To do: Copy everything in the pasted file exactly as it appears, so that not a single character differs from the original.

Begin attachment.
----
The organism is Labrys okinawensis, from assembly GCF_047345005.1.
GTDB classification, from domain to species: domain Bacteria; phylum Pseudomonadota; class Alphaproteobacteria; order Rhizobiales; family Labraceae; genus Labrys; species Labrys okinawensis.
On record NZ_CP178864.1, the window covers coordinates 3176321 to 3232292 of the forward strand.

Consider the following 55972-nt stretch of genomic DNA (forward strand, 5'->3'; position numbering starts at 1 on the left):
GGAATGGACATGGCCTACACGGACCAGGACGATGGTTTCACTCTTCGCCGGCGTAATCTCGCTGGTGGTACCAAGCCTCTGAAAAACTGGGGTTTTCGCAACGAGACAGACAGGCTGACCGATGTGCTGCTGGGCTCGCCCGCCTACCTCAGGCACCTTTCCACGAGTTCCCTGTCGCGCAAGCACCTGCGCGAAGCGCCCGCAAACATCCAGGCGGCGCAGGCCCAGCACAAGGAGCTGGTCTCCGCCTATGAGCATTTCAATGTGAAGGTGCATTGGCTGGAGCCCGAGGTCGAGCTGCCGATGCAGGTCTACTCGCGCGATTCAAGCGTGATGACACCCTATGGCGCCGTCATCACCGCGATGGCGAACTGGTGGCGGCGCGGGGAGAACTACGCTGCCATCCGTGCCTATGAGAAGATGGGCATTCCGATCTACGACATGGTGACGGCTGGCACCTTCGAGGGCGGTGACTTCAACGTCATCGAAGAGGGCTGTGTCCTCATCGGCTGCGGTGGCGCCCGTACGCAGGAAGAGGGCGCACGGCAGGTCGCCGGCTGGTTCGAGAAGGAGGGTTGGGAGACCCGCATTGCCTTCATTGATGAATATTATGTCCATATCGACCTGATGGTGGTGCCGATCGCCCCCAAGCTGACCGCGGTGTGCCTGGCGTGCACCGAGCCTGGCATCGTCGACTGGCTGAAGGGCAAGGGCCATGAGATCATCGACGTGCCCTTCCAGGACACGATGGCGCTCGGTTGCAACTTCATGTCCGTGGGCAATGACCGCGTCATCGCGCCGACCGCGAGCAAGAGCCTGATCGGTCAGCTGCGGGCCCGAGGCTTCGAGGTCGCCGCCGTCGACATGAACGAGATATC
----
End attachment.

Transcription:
The organism is Labrys okinawensis, from assembly GCF_047345005.1.
GTDB classification, from domain to species: domain Bacteria; phylum Pseudomonadota; class Alphaproteobacteria; order Rhizobiales; family Labraceae; genus Labrys; species Labrys okinawensis.
On record NZ_CP178864.1, the window covers coordinates 3176321 to 3232292 of the forward strand.

Consider the following 55972-nt stretch of genomic DNA (forward strand, 5'->3'; position numbering starts at 1 on the left):
GGAATGGACATGGCCTACACGGACCAGGACGATGGTTTCACTCTTCGCCGGCGTAATCTCGCTGGTGGTACCAAGCCTCTGAAAAACTGGGGTTTTCGCAACGAGACAGACAGGCTGACCGATGTGCTGCTGGGCTCGCCCGCCTACCTCAGGCACCTTTCCACGAGTTCCCTGTCGCGCAAGCACCTGCGCGAAGCGCCCGCAAACATCCAGGCGGCGCAGGCCCAGCACAAGGAGCTGGTCTCCGCCTATGAGCATTTCAATGTGAAGGTGCATTGGCTGGAGCCCGAGGTCGAGCTGCCGATGCAGGTCTACTCGCGCGATTCAAGCGTGATGACACCCTATGGCGCCGTCATCACCGCGATGGCGAACTGGTGGCGGCGCGGGGAGAACTACGCTGCCATCCGTGCCTATGAGAAGATGGGCATTCCGATCTACGACATGGTGACGGCTGGCACCTTCGAGGGCGGTGACTTCAACGTCATCGAAGAGGGCTGTGTCCTCATCGGCTGCGGTGGCGCCCGTACGCAGGAAGAGGGCGCACGGCAGGTCGCCGGCTGGTTCGAGAAGGAGGGTTGGGAGACCCGCATTGCCTTCATTGATGAATATTATGTCCATATCGACCTGATGGTGGTGCCGATCGCCCCCAAGCTGACCGCGGTGTGCCTGGCGTGCACCGAGCCTGGCATCGTCGACTGGCTGAAGGGCAAGGGCCATGAGATCATCGACGTGCCCTTCCAGGACACGATGGCGCTCGGTTGCAACTTCATGTCCGTGGGCAATGACCGCGTCATCGCGCCGACCGCGAGCAAGAGCCTGATCGGTCAGCTGCGGGCCCGAGGCTTCGAGGTCGCCGCCGTCGACATGAACGAGATATC